It’s hard to argue the late 60s and early 70s were the heyday for the muscle car. Designed for power and straight-line speed, the muscle car is an inexpensive, rear-wheel-drive machine built for racing light-to-light. Not to confuse pony cars, muscle cars were known for their enormous snorting V8s, bulletproof construction, and cheap parts.

1964 Pontiac GTO 389 Tri-Power

Estimated Payment: $668/month

pontiac gto

With iconic styling, muscular presence, and the triple carburetor engine, this original GTO is often referred to as the first American muscle car.  With a 0-60 MPH time a full second faster than a regular GTO, it was the pinnacle of high-performance and low cost.

Sale Price $65,000. Monthly payment of $668 based on a loan amount of $58,795, 10% down, and 6.61% APR financing for 120 months.

1969 Ford Mustang Boss 429

Estimated Payment: $1,581/month

One of the rarest and most desirable muscle cars today, with completely restored versions going for over 300k in today’s market, the Mustang Boss remains one of the most important muscle cars of its time. The variant was launched for Ford’s new motorsports endeavors. It’s one of the most revered American engines and a total of 1356 were built.

Sale Price $175,000. Monthly payment of $1,581 based on a loan amount of $157,795, 10% down, and 6.53% APR financing for 144 months.

1969 Dodge Charger Daytona 426 Hemi

Estimated Payment: $1,396/month

1969 Dodge Charger Daytona 426 Hemi

Featuring a nose-cone up front where the grill typically is and a giant stabilizer wing on the rear deck, this is one muscle car built for speed. Created for NASCAR, this vehicle won many races and was a success for Dodge.

Sale Price $200,000. Monthly payment of $1,396 based on a loan amount of $160,295, 20% down, and 6.53% APR financing for 180 months.

1969 Chevy Camaro ZL-1 427

Estimated Payment: N/A

1969 Chevy Camaro ZL-1 427

The engine is what made the ZL-1 so special, with open-chamber aluminum heads and a forged crank, the design made the front end of the vehicle much lighter than competitors. Only 69 were built and today they are considered very special and rare, with examples easily heading into the 7-figure range.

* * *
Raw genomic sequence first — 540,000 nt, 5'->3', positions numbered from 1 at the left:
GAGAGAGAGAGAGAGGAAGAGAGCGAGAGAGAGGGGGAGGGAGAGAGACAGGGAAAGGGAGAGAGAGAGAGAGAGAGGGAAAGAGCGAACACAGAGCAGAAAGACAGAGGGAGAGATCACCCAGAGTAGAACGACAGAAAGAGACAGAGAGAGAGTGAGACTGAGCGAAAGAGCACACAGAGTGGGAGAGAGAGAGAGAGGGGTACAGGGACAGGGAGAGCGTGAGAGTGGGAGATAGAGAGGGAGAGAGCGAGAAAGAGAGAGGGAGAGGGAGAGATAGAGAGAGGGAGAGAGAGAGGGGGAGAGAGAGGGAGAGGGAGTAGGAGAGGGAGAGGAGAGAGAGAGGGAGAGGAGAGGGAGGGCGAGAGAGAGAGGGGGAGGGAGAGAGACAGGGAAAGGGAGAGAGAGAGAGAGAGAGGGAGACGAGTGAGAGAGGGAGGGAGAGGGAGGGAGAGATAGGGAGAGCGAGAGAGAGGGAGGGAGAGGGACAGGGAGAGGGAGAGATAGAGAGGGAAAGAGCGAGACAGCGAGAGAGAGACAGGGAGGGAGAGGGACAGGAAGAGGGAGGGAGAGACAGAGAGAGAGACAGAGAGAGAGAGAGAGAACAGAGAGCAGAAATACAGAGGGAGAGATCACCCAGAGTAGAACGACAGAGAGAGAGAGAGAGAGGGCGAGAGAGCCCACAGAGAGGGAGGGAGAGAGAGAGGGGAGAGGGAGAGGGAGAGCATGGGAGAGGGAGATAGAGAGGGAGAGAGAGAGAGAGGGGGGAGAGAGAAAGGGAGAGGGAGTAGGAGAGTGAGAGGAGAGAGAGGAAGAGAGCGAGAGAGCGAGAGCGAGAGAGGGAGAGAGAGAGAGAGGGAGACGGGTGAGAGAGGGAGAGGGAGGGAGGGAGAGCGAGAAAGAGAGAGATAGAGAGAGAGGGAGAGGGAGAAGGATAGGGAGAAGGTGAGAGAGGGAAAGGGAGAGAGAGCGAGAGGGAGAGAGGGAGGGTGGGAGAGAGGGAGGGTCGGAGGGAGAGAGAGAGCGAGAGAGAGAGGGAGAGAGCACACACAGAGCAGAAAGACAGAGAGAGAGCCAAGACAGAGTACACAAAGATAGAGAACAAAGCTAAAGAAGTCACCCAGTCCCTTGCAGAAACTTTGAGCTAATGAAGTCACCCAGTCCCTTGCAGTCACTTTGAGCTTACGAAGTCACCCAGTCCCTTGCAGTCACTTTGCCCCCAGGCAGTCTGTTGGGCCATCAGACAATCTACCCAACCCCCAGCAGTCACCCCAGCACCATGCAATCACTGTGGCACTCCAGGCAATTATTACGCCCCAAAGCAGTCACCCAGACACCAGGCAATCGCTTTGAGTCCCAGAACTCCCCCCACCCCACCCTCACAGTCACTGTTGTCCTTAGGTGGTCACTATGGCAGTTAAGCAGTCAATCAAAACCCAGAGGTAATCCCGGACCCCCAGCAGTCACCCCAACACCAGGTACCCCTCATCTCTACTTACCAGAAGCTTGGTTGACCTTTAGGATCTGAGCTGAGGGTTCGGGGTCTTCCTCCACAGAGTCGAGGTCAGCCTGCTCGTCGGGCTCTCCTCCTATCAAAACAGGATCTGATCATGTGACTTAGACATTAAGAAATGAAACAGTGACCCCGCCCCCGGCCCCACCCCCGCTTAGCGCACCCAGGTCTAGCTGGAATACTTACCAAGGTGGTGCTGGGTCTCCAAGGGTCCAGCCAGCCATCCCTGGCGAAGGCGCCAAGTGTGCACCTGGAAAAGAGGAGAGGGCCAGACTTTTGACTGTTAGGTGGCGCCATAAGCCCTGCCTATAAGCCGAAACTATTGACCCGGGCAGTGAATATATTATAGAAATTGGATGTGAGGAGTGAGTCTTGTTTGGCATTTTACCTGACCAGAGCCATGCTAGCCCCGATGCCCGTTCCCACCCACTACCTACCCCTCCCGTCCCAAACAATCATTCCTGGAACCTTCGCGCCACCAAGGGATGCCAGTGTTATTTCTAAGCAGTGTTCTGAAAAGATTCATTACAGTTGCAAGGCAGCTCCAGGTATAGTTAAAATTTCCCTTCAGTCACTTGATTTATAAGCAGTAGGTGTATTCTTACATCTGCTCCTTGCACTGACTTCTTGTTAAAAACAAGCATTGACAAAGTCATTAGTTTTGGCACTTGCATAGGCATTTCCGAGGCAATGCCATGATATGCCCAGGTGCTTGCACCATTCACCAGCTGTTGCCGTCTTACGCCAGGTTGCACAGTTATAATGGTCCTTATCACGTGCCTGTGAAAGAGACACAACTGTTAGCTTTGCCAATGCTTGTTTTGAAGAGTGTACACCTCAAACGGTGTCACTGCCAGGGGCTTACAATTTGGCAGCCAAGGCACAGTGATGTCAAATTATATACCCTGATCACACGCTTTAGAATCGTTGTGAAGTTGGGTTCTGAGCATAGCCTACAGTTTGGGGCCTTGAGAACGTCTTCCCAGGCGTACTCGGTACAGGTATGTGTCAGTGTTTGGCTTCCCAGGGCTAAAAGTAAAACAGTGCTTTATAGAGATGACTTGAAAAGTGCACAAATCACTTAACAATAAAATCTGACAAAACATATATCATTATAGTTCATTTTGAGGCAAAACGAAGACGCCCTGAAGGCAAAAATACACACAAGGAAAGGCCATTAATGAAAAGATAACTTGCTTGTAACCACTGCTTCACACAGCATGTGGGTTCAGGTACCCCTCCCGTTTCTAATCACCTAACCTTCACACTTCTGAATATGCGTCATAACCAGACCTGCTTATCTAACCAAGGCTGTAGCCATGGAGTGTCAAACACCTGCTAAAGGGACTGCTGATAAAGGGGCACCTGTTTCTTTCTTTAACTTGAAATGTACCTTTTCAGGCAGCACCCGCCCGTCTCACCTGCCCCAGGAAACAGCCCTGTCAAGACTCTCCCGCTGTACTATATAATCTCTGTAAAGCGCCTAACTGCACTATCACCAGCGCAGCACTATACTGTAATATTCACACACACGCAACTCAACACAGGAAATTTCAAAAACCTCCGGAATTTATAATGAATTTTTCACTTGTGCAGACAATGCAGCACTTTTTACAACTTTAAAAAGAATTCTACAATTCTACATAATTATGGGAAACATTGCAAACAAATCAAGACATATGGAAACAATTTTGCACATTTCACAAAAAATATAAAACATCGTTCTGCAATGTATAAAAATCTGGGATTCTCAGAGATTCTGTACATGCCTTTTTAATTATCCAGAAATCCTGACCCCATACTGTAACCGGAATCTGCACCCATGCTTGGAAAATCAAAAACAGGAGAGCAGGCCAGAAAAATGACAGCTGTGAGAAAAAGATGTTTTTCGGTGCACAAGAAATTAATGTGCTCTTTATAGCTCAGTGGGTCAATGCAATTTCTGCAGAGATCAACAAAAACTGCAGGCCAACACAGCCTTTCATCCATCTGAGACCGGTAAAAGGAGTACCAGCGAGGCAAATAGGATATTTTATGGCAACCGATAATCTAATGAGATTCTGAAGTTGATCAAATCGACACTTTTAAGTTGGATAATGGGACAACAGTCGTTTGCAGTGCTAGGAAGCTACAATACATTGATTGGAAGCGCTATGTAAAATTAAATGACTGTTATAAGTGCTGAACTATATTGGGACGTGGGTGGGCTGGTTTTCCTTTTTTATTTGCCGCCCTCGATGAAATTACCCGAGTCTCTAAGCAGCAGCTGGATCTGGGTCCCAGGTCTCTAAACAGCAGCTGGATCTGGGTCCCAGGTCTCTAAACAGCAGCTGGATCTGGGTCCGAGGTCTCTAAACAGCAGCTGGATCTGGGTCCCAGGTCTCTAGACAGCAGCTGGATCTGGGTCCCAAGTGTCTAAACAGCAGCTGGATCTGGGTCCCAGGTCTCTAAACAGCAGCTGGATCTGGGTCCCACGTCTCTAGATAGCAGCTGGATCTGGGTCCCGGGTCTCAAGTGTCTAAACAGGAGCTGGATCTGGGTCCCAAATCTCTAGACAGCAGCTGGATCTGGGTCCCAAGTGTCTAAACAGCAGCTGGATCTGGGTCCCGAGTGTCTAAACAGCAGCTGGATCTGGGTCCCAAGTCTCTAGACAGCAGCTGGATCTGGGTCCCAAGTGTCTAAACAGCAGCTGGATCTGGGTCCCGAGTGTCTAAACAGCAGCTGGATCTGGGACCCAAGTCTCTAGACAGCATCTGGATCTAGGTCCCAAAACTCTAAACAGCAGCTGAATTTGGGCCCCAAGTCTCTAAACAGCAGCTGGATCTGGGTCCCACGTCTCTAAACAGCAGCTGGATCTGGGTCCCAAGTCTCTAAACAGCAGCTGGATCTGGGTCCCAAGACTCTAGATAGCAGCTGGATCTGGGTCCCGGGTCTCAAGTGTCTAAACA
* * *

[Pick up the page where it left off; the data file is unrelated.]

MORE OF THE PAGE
1969 Chevy Camaro Yenko 427

Estimated payment: N/A

1969 Chevy Camaro Yenko 427

One of (if not the most) desirable of big-block Camaros is the Yenko 427. Named after Don Yenko who modified an array of Chevy’s muscle cars, the main difference from the ZL-1 was the route in which it was modified. Both however pack the aluminum engine punch which makes both vehicles valuable today.

1970 Plymouth Superbird 426 Hemi

Estimated payment: $3,487/month

Plymouth superbird

With the Charger Daytona being the sibling of the Superbird, they share some of the modifications, but the Superbird happens to be a bit less aerodynamic. Nonetheless, the Superbird carried over the impressive Hemi engine and was more available given over 700 were produced.

Sale Price $500,000. Monthly payment of $3,487 based on a loan amount of $400,295, 20% down, and 6.51% APR financing for 180 months.

1970 Chevy Chevelle LS6 454

Estimated payment: $905/month

1970 Chevy Chevelle LS6 454

Coined King of the Streets due to its 450 horsepower and 500 lb.-ft of torque, the vehicle had the biggest engine Chevy ever placed in a passenger car. Its top-of-the-line engine was matched with all the options, making the around 4,000 versions produced expensive at the time (and extremely valuable today).

Sale Price $100,000. Monthly payment of $905 based on a loan amount of $90,295.00, 20% down, and 6.56% APR financing for 144 months.

1970 Dodge Challenger 426 Hemi

Estimated Payment: $1,766/month

Built around a big-block Hemi, with the smaller architecture, the body was developed to compete more closely with the Mustang and Camaro of its time. The V8 delivered over 425 horsepower and offered both a 4-speed manual and automatic.

Sale Price $220,000. Monthly payment of $1,766 based on a loan amount of $176,295, 20% down, and 6.53% APR financing for 144 months.

1970 Plymouth Cuda 426 Hemi

Estimated payment: $2,964/month

1970 Plymouth Cuda 426 Hemi